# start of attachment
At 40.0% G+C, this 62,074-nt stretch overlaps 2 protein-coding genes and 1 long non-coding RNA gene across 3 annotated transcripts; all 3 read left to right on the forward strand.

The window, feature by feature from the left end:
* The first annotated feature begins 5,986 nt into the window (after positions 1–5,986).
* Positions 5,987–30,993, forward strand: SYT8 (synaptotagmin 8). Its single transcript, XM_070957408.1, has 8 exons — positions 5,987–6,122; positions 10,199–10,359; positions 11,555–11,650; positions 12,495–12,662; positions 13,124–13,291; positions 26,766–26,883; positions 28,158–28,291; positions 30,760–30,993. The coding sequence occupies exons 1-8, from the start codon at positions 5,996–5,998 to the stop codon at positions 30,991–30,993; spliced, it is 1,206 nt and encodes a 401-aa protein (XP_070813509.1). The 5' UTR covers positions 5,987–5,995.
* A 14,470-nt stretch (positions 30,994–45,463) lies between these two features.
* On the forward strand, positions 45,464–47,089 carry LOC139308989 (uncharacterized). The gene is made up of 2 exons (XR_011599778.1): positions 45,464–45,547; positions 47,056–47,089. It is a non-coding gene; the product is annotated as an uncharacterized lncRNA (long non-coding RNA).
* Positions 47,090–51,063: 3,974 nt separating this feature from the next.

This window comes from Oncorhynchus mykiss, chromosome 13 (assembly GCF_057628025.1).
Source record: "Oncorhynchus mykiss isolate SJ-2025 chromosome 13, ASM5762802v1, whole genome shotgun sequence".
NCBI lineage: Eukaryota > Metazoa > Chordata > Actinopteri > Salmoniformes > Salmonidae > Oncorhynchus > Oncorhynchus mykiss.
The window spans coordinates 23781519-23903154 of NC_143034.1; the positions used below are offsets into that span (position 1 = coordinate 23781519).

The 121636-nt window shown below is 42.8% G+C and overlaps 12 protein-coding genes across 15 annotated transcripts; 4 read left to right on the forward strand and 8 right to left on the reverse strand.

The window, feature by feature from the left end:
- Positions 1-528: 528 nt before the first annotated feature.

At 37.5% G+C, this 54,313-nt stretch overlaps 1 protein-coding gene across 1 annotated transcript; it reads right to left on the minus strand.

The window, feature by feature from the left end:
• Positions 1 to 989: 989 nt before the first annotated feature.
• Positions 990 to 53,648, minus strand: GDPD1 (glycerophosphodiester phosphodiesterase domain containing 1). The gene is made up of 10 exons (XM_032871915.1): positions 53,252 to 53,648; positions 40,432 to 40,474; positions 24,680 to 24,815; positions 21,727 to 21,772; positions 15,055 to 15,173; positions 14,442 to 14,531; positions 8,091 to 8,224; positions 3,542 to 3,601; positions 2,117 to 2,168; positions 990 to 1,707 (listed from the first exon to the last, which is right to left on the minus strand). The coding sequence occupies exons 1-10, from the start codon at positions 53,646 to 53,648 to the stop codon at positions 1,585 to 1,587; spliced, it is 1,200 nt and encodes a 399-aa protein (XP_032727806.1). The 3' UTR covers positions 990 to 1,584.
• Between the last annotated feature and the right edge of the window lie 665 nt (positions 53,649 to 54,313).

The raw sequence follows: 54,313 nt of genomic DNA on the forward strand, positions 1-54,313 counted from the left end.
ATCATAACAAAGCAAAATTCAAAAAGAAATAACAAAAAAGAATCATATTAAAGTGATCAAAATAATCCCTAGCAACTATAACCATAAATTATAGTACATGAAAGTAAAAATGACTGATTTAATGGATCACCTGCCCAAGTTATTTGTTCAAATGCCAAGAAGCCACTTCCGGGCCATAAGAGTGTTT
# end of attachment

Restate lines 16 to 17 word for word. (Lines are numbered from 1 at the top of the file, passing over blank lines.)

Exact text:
The window, feature by feature from the left end:
• Positions 1 to 989: 989 nt before the first annotated feature.